Pi
 Research shows that showing students how simple formulas are derived can help them understand the formulas better and retain them longer.
 Have students tie a rope or string onto a stick and then walk out from the stick some number of paces. Keeping the string taut, have them walk completely around the stick and count the number of paces it takes. It should take them about 6 times as many paces as they are from the stick, since C = 2 or C 6r.
 The circle is the plane figure which maximizes the area it contains. Using a long piece of rope with the two ends tied together, have students form a long narrow rectangle on the floor and count the number of students who can stand inside of it. Continue making rectangles so the measure of the length gets closer to the measure of the width with each new rectangle. The area inside should increase. Now have students form a circle with the rope and stand inside of it. They will see that they have made a shape with a lot of interior space.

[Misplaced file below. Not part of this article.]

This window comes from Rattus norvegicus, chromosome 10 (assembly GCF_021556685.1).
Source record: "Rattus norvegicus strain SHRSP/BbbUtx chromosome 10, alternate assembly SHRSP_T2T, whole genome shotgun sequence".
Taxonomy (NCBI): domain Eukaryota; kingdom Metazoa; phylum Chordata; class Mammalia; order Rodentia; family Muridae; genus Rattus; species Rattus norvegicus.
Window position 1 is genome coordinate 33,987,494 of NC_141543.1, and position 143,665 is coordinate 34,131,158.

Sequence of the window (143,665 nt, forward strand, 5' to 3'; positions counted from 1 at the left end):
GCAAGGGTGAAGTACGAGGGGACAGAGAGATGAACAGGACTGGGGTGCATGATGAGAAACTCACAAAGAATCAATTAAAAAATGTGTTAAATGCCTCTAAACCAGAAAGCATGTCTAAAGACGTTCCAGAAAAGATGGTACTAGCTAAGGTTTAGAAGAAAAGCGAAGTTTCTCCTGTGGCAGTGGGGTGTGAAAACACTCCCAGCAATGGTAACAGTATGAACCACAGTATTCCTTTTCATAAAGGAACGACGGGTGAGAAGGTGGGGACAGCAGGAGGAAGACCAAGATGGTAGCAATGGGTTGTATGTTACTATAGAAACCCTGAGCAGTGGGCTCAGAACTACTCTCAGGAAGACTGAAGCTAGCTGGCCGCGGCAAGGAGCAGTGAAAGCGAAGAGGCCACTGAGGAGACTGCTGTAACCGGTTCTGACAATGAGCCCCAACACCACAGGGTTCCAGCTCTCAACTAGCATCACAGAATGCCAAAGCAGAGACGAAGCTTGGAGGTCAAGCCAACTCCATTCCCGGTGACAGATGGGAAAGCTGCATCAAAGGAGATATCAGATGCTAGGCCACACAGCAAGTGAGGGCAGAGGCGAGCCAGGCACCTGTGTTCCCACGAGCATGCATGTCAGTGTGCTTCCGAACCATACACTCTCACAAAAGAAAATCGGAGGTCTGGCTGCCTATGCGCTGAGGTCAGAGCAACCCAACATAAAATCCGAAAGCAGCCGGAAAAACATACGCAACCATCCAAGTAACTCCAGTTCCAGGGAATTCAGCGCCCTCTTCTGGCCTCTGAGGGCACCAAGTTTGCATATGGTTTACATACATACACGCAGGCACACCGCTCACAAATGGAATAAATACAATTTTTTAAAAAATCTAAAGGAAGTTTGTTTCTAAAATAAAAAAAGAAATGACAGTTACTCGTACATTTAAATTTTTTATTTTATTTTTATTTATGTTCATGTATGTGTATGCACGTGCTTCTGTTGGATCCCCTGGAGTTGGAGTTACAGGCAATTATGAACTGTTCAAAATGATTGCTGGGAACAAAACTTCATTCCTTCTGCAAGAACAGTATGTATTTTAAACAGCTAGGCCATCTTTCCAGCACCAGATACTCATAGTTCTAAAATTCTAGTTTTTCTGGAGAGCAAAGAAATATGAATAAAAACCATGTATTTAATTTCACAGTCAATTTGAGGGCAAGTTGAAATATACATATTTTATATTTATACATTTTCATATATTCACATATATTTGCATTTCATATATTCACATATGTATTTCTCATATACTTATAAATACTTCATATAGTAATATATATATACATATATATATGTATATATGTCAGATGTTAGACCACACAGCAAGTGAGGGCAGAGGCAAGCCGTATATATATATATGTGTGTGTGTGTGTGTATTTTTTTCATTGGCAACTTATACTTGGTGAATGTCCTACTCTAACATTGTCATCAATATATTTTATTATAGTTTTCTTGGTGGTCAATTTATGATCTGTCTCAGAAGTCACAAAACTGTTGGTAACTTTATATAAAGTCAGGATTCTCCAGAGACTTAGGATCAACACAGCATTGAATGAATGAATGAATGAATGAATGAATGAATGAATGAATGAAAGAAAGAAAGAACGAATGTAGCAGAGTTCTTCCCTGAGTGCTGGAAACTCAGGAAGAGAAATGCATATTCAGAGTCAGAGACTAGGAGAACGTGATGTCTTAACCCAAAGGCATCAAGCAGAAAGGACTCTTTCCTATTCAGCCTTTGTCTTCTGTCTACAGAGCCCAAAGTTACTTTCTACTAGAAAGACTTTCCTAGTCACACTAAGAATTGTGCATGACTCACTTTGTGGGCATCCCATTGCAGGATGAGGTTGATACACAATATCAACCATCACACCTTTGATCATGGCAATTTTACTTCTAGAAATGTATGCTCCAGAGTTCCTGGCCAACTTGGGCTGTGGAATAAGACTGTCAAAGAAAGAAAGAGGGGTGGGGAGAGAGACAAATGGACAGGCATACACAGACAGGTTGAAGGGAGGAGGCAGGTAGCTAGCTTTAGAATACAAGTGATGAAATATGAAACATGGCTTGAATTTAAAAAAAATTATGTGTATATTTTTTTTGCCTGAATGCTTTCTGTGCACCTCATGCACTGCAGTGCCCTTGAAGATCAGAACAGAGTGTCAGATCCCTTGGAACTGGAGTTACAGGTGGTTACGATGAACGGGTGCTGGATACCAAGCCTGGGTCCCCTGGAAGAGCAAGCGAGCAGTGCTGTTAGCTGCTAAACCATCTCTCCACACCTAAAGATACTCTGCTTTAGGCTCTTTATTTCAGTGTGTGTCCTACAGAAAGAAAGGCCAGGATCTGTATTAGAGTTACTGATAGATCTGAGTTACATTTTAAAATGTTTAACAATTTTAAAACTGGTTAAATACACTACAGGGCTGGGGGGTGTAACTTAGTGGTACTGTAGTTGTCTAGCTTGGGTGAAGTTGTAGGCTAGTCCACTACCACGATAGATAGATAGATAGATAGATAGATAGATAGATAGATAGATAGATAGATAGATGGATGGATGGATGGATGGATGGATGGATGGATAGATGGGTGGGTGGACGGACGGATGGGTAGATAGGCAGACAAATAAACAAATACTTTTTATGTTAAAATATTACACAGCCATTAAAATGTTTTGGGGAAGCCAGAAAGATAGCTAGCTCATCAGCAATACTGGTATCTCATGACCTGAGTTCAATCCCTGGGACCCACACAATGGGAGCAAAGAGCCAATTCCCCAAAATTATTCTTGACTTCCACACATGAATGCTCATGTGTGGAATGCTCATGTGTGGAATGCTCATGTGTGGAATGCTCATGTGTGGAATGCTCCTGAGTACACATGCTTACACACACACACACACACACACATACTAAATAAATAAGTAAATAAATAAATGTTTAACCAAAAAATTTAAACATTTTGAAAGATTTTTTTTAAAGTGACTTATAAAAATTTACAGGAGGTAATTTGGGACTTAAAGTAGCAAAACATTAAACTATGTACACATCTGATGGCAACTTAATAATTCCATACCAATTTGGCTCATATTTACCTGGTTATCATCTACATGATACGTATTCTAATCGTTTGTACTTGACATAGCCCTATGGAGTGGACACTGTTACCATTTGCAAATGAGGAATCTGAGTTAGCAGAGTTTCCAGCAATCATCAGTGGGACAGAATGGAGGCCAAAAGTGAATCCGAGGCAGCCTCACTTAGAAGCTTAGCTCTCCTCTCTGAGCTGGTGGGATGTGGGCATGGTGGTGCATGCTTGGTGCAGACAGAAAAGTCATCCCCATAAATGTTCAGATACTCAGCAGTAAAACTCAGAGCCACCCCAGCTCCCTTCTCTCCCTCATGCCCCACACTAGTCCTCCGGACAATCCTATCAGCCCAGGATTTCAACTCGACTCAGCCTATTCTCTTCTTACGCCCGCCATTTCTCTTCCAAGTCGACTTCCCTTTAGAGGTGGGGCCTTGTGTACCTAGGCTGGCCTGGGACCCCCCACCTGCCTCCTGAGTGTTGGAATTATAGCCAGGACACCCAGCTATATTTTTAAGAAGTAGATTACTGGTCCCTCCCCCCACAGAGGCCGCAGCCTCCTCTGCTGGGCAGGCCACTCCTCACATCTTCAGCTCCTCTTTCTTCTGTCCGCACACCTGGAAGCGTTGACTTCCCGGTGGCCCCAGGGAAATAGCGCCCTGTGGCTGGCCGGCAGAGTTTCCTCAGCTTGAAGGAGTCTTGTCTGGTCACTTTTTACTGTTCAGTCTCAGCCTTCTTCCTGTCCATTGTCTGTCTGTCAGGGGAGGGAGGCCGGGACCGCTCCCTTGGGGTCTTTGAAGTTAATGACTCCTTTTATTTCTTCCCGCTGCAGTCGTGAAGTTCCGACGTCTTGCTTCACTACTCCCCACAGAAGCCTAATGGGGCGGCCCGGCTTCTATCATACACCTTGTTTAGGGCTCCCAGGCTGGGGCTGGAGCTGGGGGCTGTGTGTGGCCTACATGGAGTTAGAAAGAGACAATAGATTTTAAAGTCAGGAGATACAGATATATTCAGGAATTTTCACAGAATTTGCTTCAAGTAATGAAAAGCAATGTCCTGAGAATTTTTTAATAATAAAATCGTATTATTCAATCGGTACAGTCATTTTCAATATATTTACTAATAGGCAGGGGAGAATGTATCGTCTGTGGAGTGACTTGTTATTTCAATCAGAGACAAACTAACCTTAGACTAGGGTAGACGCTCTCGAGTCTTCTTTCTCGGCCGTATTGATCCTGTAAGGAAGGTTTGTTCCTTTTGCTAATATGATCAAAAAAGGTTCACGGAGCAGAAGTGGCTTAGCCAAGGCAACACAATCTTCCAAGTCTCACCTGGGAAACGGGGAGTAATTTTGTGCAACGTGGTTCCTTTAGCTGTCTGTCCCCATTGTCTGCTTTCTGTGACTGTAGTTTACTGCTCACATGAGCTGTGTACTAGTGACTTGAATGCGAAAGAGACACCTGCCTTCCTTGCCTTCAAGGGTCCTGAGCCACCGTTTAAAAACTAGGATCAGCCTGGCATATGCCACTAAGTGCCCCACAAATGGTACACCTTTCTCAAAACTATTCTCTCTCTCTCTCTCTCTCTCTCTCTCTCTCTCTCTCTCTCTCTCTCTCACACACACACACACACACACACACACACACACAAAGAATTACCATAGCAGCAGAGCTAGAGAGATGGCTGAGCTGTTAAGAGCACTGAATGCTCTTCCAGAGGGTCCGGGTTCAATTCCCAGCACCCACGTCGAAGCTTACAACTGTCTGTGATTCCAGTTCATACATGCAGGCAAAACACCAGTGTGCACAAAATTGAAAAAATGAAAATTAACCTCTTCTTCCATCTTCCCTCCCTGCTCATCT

The above activity also shows that perimeter is not directly related to area, since the perimeter is constant for the rope, but the area inside varied by the shape.
 Many civilizations created homes which had circular bases because there would be more area in them. Examples of these are the igloos of Inuit, the bush hutches of many African tribes, and the teepees of native American Indians.